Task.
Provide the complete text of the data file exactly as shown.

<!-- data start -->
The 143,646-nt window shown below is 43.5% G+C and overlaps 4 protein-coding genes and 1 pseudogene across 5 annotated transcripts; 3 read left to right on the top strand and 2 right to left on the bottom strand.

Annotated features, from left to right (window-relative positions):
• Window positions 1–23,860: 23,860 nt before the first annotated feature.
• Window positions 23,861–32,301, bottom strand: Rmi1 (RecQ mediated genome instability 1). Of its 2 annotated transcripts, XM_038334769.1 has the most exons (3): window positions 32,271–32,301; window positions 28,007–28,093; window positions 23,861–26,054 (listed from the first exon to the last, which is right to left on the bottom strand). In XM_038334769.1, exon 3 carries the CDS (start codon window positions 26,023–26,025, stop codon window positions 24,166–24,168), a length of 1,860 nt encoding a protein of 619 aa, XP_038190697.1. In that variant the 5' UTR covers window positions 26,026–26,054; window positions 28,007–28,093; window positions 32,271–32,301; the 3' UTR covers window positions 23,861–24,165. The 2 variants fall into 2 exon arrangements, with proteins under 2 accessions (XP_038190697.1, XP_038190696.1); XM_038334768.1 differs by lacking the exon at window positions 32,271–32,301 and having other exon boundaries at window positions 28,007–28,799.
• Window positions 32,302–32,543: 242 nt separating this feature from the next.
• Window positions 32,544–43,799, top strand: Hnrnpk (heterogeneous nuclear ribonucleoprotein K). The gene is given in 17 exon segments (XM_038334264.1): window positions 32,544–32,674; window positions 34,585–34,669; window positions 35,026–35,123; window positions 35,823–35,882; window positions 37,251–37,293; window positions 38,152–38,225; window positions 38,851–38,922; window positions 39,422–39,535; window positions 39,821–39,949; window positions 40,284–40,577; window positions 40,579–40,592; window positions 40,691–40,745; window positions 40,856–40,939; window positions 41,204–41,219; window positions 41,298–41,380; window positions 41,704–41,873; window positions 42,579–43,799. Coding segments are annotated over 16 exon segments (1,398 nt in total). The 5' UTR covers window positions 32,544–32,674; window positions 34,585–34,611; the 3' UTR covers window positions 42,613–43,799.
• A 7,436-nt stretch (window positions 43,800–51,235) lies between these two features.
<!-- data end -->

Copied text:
The 143,646-nt window shown below is 43.5% G+C and overlaps 4 protein-coding genes and 1 pseudogene across 5 annotated transcripts; 3 read left to right on the top strand and 2 right to left on the bottom strand.

Annotated features, from left to right (window-relative positions):
• Window positions 1–23,860: 23,860 nt before the first annotated feature.
• Window positions 23,861–32,301, bottom strand: Rmi1 (RecQ mediated genome instability 1). Of its 2 annotated transcripts, XM_038334769.1 has the most exons (3): window positions 32,271–32,301; window positions 28,007–28,093; window positions 23,861–26,054 (listed from the first exon to the last, which is right to left on the bottom strand). In XM_038334769.1, exon 3 carries the CDS (start codon window positions 26,023–26,025, stop codon window positions 24,166–24,168), a length of 1,860 nt encoding a protein of 619 aa, XP_038190697.1. In that variant the 5' UTR covers window positions 26,026–26,054; window positions 28,007–28,093; window positions 32,271–32,301; the 3' UTR covers window positions 23,861–24,165. The 2 variants fall into 2 exon arrangements, with proteins under 2 accessions (XP_038190697.1, XP_038190696.1); XM_038334768.1 differs by lacking the exon at window positions 32,271–32,301 and having other exon boundaries at window positions 28,007–28,799.
• Window positions 32,302–32,543: 242 nt separating this feature from the next.
• Window positions 32,544–43,799, top strand: Hnrnpk (heterogeneous nuclear ribonucleoprotein K). The gene is given in 17 exon segments (XM_038334264.1): window positions 32,544–32,674; window positions 34,585–34,669; window positions 35,026–35,123; window positions 35,823–35,882; window positions 37,251–37,293; window positions 38,152–38,225; window positions 38,851–38,922; window positions 39,422–39,535; window positions 39,821–39,949; window positions 40,284–40,577; window positions 40,579–40,592; window positions 40,691–40,745; window positions 40,856–40,939; window positions 41,204–41,219; window positions 41,298–41,380; window positions 41,704–41,873; window positions 42,579–43,799. Coding segments are annotated over 16 exon segments (1,398 nt in total). The 5' UTR covers window positions 32,544–32,674; window positions 34,585–34,611; the 3' UTR covers window positions 42,613–43,799.
• A 7,436-nt stretch (window positions 43,800–51,235) lies between these two features.